We first threw a leg over a Mondraker sporting its Forward Geometry (FG) at the start of 2012, before it was released to the public the following year. Its concept of lengthening the bikes front triangle and shortening the stem has caught on for the most part and got brands re-thinking their approach to bicycle geometry.
Mondraker's enduro bike, the Dune, has been a staple in its line up and has always proved popular among racers.
- The Mondraker Dune is one of our Bike of the Year bikes for 2018. To read reviews of the other contenders and the categories tested across road, mountain and women's bikes, visit our Bike of the Year hub.
Mondraker Dune frame
Much of that popularity comes down to the fact that the Dune's geometry encourages lots of high speed stability and confidence.
My medium test bike comes with a massive 475mm reach — more than you can expect to find on most size large frames — and a roomy effective top tube of 630mm. This is all designed around a 30mm stem which, combined with the 66.1-degree head angle, makes for a responsive and lively feel through the bar.
Though the bottom bracket isn't exactly low at 345mm (with a 5mm drop), the length of the bike means this goes almost entirely unnoticed (shorter bikes with the same bottom bracket height can feel a little tall in the turns by comparison) when laying the Dune over through corners.
Mondraker's proven Zero Suspension System consists of an upper and lower link which attach the solid rear triangle to the front end of the bike. The two links compress the RockShox Monarch shock (Mondraker hasn't switched the Dune over to metric length shocks sizing) to deliver the bikes 160mm (6.3in) of rear wheel travel.
While both alloy Dune frames have 148mm rear axle spacing, the carbon models are yet to be updated.
Some early Dune frames suffered issues with some of the linkage hardware loosening off (particularly the lower shock bolts), but thankfully I had no such problems with this test bike, even after some serious saddle time.
Mondraker Dune kit
Mondraker has done a nice job making the Dune look like a seriously pricey machine. Coloured accents on the wheels, forks and bars tie things in together nicely. Look a little closer though and there are some serious chinks in the Dune's armour considering its price tag.
The SRAM Level T brakes lack power and punch over longer descents and the lever doesn't have a MatchMaker clamp, so the controls aren't as cohesive as they could be.
While the NX gearing works well enough, when we're seeing numerous other bikes in this category that cost a good chunk less coming with Shimano XT, SRAM GX or even GX Eagle, it is a little disappointing.
The last spec niggle for me are the tyres. Again, take a look at the competition at this price and the rubber wrapping the rims is all, with very few exceptions, really quite good.
Okay, the High Roller II up front on the Dune is dual compound and a decent performer, but the rear Ardent is of the wire (rather than folding) bead variety and not tubeless ready. It'd been nice to see a 3C compound tyre upfront and at the minimum, a tubeless-ready rear tyre considering the Dune's price.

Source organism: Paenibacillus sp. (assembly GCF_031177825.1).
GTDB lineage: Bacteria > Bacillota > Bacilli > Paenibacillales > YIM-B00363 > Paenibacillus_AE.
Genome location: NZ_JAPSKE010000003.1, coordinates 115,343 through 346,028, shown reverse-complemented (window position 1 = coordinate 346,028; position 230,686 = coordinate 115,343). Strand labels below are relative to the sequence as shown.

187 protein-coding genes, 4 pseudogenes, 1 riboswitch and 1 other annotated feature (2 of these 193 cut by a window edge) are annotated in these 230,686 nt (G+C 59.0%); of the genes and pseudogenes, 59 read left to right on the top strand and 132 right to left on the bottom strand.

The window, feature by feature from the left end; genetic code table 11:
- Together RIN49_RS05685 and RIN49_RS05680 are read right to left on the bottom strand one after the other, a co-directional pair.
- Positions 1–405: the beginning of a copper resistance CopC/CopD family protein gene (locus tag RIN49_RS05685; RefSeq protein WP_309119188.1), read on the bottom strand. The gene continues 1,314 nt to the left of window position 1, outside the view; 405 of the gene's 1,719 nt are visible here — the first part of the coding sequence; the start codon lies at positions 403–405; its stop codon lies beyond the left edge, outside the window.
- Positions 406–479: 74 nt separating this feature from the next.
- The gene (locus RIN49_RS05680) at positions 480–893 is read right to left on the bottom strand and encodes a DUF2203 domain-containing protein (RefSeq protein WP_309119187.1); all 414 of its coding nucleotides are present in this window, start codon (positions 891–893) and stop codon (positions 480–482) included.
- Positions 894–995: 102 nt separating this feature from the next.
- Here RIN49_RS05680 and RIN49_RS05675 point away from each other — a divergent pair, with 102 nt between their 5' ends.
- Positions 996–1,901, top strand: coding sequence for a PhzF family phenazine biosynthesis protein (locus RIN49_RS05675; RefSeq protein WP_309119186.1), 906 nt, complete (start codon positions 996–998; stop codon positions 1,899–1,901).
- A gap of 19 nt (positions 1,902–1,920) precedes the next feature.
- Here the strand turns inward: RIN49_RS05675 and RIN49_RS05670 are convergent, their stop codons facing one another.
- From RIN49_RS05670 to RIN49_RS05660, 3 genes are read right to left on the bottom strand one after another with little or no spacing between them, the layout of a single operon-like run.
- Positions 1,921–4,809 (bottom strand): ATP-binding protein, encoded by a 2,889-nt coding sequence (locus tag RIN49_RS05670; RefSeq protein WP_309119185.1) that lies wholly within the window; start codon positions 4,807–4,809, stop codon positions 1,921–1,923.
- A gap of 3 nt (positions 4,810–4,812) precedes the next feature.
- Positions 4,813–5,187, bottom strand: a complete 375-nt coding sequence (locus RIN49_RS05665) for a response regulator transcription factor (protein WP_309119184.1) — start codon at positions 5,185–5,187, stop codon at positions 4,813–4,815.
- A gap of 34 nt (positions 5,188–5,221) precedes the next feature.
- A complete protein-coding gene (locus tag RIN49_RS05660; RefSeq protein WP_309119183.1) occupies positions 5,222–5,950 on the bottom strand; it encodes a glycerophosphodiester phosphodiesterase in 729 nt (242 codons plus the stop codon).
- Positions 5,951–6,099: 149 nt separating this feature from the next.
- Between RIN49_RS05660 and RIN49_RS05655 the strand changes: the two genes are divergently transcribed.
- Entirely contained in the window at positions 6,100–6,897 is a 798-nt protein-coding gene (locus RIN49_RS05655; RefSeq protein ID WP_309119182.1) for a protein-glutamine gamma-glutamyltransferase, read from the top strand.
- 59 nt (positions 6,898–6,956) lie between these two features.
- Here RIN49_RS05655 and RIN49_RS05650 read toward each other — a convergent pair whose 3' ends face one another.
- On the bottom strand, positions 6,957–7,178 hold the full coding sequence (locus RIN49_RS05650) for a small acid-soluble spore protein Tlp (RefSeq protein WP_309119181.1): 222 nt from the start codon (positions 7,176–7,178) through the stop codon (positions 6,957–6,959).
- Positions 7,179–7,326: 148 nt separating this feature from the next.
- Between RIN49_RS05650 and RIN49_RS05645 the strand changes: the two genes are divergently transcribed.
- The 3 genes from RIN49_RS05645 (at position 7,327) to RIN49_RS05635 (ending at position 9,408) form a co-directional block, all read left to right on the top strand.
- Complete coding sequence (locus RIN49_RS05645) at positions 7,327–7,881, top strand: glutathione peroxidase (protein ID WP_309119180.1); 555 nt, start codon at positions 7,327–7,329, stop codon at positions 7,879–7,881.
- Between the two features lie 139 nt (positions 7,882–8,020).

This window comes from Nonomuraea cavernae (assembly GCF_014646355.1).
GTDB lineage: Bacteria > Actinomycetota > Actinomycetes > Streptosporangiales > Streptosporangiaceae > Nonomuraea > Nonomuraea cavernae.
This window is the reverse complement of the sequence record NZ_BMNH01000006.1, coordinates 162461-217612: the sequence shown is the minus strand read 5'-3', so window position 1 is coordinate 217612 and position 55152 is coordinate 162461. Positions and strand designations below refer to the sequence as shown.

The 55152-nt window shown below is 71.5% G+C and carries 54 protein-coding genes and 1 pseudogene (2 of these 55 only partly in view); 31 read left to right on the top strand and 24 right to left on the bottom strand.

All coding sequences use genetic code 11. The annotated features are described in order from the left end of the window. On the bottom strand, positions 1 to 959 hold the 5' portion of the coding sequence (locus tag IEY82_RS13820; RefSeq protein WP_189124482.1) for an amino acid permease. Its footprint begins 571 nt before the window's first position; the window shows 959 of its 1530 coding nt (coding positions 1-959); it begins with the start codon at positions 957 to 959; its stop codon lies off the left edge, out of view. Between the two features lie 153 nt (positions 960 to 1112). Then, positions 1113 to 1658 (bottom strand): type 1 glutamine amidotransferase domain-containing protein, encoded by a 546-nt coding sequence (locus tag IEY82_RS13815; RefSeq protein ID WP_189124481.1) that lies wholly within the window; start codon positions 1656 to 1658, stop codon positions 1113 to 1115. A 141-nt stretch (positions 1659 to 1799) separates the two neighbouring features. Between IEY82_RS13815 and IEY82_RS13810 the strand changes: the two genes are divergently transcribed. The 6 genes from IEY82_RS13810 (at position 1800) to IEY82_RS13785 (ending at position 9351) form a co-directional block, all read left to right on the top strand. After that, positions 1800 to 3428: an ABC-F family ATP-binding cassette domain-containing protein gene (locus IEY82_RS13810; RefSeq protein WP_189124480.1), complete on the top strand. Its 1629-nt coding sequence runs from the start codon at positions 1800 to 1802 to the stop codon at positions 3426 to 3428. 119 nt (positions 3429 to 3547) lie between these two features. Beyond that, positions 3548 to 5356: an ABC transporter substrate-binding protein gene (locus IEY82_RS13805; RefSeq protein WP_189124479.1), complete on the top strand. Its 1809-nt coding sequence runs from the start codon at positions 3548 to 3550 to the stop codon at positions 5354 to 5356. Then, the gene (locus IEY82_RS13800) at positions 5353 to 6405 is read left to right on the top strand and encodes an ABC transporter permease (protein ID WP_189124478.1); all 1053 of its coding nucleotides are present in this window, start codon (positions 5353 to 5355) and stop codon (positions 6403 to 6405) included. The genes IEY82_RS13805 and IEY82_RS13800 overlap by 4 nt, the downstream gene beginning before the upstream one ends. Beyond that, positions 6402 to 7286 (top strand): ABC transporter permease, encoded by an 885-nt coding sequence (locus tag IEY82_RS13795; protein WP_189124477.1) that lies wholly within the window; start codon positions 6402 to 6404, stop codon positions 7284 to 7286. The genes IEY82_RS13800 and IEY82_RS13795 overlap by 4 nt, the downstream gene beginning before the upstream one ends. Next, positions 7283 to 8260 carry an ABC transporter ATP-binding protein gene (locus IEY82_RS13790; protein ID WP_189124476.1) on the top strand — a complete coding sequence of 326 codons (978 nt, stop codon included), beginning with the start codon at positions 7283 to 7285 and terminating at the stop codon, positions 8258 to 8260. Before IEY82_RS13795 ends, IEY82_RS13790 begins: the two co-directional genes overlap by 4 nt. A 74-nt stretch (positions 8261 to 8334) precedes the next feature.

Mondraker Dune ride impressions
That roomy top tube, reasonably steep effective seat tube angle and the stable suspension platform mean the Dune winches up climbs far easier than you might expect for a bike with this sort of travel and weight, with very little movement from the suspension when you're sat down spinning the pedals.
Point the Dune back down the hill and you'll be rewarded with a well-balanced, composed descender. It's nicely quiet too and despite my spec quibbles, the package as a whole works well enough together.
Skip into a wet, rocky chute and you'll notice the rear wheel skipping about as the back tyre fights for traction, but on the plus side, it is a fast roller which makes a difference on mellower hard pack trail centre descents.
That lengthy front centre does take time to acclimatise to where you need to commit weight further forward than you might on a bike with more traditional geometry. Once you have adapted though, the Dune feels seriously capable, never getting flustered as the speeds pick up.
It'll handle the tight, twisty stuff too without feeling awkward or incompetent. Despite its length, I never felt like the Dune wasn't lively or fun, allowing me to play around on the bike and throw it around on the trail as and when I wanted.
Thanks to the sturdy Yari fork chassis, accurately placing the front wheel where you want it feels easy, regardless of what lies ahead. As the Yari's damper doesn't feel quite as supportive or as forgiving as the Charger damper found in the more expensive Lyrik fork, it's worth adding a little more air to the spring to keep the front end propped up, though this does translate to a little more chatter through the grips.
As the Dune uses a 170mm fork, I was able to run a touch more sag, which helped to keep my hands that bit fresher, though the lack of punch from the Level brakes on long, high speed trails means your hands will start to feel it after a long day on the hill.
On chunky, high load hits, the Dune's back end ramps up nicely, using its travel in a well-measured manner and never once felt overwhelmed with what I was putting it through.
There's support where its needed too, letting me load the bike hard through my feet as I popped from berm to berm or when launching jumps. And despite the less fancy build, the bike as a whole feels reassuringly solid, happy to take a pummelling without wincing or backing down when it counts.
While there's no doubt the Dune gets marked down when it comes to value for money, there's no knocking its confidence-inspiring ride that had me happily hammering wild downhill at a fair old lick.
If you're in the market for a new enduro bike, long travel trail bike or all-mountain bike, check out our reviews of those we've thoroughly tried and tested.